My mailbag continues to fill up with questions about Social Security-claiming strategies. I have to admit that no matter how much I think I know about this subject, I always learn something new, thanks to your detailed questions. So please, keep them coming.
There seems to be a lot of interest in how spousal benefits are calculated. This is a great opportunity to lift the curtain on the formula that the Social Security Administration uses to arrive at a benefit amount.
When a worker files for retirement benefits, the worker's spouse may be eligible for benefits based on the worker's earnings.
The spousal benefit can be as much as half the worker's benefit, but it isn't always a simple matter of dividing by two; it also depends on what age the spouse files.
First, here's a a key definition.
The primary insurance amount, or PIA, is the benefit amount that a worker would receive if he or she elected to begin receiving retirement benefits at normal retirement age. It doesn't include the additional 8%-per-year delayed retirement credit the worker earns by postponing claiming retirement benefits until 70.
BREAKING IT DOWN
If a spouse is eligible for a retirement benefit based on his or her own earnings — and if that benefit is higher than the spousal benefit he or she would receive based on the partner's work record — the individual receives the full retirement benefit. Otherwise, Social Security pays the spousal benefit.
Here is an example of how the Social Security Administration calculates the benefit for a woman who collects retirement benefits early at 62 on her own earning record and then qualifies for spousal benefits at a later age once her husband files for his benefit.
Let's say the wife's PIA is $1,000 a month. She files for her own benefit at 62 and receives a reduced retirement benefit of $750 — a 25% reduction because she claimed four years before her normal retirement age.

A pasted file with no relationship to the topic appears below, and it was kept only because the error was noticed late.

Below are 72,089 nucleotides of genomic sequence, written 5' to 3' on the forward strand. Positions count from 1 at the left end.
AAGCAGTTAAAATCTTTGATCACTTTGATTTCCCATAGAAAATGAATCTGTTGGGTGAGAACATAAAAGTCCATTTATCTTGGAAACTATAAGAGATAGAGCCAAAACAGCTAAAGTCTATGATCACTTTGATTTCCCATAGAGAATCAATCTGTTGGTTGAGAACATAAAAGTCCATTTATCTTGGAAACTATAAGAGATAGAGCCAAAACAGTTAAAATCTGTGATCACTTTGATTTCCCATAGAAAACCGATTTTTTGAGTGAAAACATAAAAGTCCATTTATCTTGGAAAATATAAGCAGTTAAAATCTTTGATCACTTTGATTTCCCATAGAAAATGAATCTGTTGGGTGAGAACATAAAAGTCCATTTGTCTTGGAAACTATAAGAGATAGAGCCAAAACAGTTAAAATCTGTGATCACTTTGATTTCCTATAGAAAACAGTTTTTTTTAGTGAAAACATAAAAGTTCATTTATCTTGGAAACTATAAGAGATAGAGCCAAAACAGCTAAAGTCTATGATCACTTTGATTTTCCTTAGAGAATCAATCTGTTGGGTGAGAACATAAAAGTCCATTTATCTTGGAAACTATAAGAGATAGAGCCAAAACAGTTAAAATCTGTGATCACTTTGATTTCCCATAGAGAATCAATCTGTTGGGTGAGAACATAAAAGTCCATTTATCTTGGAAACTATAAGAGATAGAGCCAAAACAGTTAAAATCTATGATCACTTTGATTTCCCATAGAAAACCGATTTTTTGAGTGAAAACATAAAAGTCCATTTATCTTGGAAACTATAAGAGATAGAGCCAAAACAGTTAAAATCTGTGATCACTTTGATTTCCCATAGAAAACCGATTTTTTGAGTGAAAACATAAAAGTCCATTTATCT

And let's also assume that her husband has a PIA of $2,500 a month at his normal retirement age of 66.
Once he files for benefits, she is eligible to receive one-half his PIA at her full retirement age. That amount — the full spousal rate — would be $1,250.
But because she claimed her own retirement benefit early, it will also affect how much she receives as a spouse.
First, Social Security subtracts the wife's PIA of $1,000 a month from the full spousal rate of $1,250. The resulting $250 differential is then added to her reduced retirement benefit amount of $750 to arrive at $1,000.
That is the new monthly amount that she will receive in combined retirement and spousal benefits once her husband files for his retirement benefits. It is a combination of her reduced retirement benefit because she collected early and the differential between her full retirement benefit and full spousal benefit at normal retirement age.
Even if he delayed collecting his retirement benefits until 70, which would boost his benefit to $3,300 a month, it wouldn't increase her spousal benefit. Remember, her spousal benefit is based on his PIA at full retirement age, not including any delayed-retirement credits.
However, if he dies first, she will receive a survivor benefit worth 100% of what he received during his life, including the delayed-retirement credits. And as long as she is at least normal retirement age at the time, her survivor benefit won't be reduced even though she collected her own retirement benefit early.
Think of retirement benefits and survivor benefits as two separate pots of money.
And therein lies the secret of Social Security-claiming strategies for married couples. The primary goal should be for the main breadwinner to secure the largest retirement benefit possible because it translates into the maximum benefit for a surviving spouse.
It really doesn't matter if the lower-earning spouse collects reduced benefits early, because he or she is still likely to step up to larger survivor benefits.
This is just one of the issues that we will discuss in our third and final webinar on Women and Investing, scheduled for Oct. 30. Don't miss it.
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